It's starting to sound to me like you are trying to setup "virtual shell environments" like what you can do with CHROOT in UNIX/Linux but on Windows. If this is the case, you can't really do that in any realistically usable manner with Windows alone. You are going to need some kind of third party application. There is a commercial application called WinJail which boasts that it can be used for...

For ease of administration reasons.When a computer is used by many users it is needed to establish a clean cut between their services, mainly for security. For example, it can be used in Internet Cafe. WinJail allows each user work in his or her own environment safely and easily backup and delete all user files after his/her work is finished.


Pretty close to what I think you are talking about. WinJail is available at http://www.winquota.com/wj/winjail_desktop.html in both trial and commercial versions. It's actually nicknamed "Chroot for Windows". I haven't used it but from it's descriptions it looks pretty close. But to my knowlege I can't think of any way you are going to be able to modify the user root directory without a third party application.

Sorry.
Posted on 2007-09-14 22:17:00 by Synfire
Would this be a situation where standard FTP would be a feasible alternative (e.g. for pure file sharing) for you to employ?
Posted on 2007-09-14 22:27:28 by SpooK
Synfire: guilty as charged :lol: Ill have a look on the soft:)

spook:not good.
Posted on 2007-09-15 03:35:37 by Ray
Btw, SAMBA can map a share depending on host/user... might be possible to do something similar with NT server, at least if you use logon scripts and map a drive to a UNC path...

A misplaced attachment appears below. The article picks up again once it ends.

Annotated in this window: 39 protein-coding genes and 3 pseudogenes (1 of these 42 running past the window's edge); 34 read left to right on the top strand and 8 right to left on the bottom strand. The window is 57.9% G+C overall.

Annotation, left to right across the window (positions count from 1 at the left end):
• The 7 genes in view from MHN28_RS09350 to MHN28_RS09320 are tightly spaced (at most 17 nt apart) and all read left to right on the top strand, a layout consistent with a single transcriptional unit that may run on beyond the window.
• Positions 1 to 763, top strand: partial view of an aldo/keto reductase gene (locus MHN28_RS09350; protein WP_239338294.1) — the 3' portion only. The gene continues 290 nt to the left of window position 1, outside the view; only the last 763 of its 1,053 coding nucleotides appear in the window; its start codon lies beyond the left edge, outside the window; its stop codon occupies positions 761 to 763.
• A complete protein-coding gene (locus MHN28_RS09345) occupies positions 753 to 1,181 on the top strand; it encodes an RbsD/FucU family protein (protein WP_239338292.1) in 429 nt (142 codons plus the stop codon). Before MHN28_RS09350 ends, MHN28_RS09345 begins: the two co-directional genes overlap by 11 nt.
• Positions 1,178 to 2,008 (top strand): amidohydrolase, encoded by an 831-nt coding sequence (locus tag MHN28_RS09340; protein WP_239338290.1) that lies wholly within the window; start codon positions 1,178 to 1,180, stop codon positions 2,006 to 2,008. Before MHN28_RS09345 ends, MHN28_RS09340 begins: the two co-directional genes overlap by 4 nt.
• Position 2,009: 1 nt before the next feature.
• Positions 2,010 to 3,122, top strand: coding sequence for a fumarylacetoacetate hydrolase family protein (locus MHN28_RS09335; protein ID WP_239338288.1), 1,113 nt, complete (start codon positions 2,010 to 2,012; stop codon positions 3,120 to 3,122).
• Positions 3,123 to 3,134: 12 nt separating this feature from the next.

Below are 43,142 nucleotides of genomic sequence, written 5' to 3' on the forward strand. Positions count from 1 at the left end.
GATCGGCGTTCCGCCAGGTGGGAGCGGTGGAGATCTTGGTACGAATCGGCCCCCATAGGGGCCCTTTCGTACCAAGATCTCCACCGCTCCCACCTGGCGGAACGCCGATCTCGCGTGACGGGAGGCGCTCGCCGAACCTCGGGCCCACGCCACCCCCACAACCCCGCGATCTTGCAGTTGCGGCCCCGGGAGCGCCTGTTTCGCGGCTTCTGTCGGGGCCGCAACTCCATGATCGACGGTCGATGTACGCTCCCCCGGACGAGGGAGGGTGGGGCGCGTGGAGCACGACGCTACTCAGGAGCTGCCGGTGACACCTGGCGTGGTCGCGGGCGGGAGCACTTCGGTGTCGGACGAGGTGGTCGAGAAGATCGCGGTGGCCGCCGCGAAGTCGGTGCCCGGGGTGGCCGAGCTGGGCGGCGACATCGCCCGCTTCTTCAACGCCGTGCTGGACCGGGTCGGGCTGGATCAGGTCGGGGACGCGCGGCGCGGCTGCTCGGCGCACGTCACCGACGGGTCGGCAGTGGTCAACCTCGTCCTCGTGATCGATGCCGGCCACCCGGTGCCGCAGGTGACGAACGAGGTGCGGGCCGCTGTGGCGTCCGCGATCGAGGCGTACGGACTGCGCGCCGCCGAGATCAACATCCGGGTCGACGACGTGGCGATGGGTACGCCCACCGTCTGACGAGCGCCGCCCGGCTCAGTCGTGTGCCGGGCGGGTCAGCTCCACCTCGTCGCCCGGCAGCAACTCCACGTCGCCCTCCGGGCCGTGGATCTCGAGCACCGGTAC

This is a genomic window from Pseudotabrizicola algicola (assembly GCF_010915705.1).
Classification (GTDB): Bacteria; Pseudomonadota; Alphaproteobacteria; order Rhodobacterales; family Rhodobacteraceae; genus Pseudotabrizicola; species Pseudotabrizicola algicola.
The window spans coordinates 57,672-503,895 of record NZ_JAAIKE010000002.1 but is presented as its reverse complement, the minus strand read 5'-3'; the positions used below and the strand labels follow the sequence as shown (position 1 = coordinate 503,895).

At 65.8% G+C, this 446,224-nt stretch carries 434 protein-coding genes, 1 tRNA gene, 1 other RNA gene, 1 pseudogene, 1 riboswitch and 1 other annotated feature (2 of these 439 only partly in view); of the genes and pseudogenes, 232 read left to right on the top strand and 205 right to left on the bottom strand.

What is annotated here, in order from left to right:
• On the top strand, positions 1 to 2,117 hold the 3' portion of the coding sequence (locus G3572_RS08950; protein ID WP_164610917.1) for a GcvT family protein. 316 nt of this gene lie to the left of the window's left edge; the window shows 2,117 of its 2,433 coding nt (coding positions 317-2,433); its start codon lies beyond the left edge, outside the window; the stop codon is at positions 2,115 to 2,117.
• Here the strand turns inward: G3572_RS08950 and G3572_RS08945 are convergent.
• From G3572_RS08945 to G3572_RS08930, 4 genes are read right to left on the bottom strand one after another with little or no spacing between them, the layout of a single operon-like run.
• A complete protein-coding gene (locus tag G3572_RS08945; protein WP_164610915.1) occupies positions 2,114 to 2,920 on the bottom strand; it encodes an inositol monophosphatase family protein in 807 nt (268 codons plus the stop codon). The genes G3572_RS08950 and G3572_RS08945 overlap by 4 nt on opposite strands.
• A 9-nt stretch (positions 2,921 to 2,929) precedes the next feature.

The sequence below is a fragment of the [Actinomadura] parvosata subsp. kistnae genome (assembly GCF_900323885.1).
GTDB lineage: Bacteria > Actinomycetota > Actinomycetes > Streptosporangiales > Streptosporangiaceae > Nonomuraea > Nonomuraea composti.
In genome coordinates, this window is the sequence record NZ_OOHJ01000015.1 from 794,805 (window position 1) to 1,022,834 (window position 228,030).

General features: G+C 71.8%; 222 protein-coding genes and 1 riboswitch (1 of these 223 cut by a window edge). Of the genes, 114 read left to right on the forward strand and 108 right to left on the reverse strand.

Posted on 2007-09-15 05:09:33 by f0dder

Btw, SAMBA can map a share depending on host/user... might be possible to do something similar with NT server, at least if you use logon scripts and map a drive to a UNC path...



Which would have been my next question after basic FTP :P
Posted on 2007-09-15 11:26:31 by SpooK

Btw, SAMBA can map a share depending on host/user... might be possible to do something similar with NT server, at least if you use logon scripts and map a drive to a UNC path...



Holly shit F0d !!
This is it:) ( I think ! hehe)
I always assumed  samba was for linux/unix !
Ill google for installation/setup instructions!
if you have anything ready, its welcomed:)
Posted on 2007-09-15 12:15:21 by Ray
Samba is just for UNIX/Linux systems. If you are trying to chroot your users to a specific area, you might be well enough to map a drive to the disk as I talked about earlier.. but you still have to find a way to jail the user to that drive. Windows implementations don't have that ability and to my knowlege you can't virtually map over a section of the C: drive. On UNIX\Linux you can, it's no issue, just mount to that directory and the new partition shows up instead of that directory. I used to do that with /etc on servers all the time (have default /etc configurations underneith a mounted /etc in case something went wrong I can just umount the /etc modify the startup script to keep it from mounting the new /etc then reboot with the safe *default* /etc) for rescue/troubleshooting purposes. But I'm pretty certain nothing like that is available for Windows. That's why I suggested the WinJail type programs. Programs like that would most likely install a device driver, hijack file access routines and restrict users to specified drives/folders/files. Commercial versions like WinJail would most likely do more complex stuff but that's kinda the basic idea. You are most likely going to have to do some kind of hack job to get what you want done.
Posted on 2007-09-15 19:29:47 by Synfire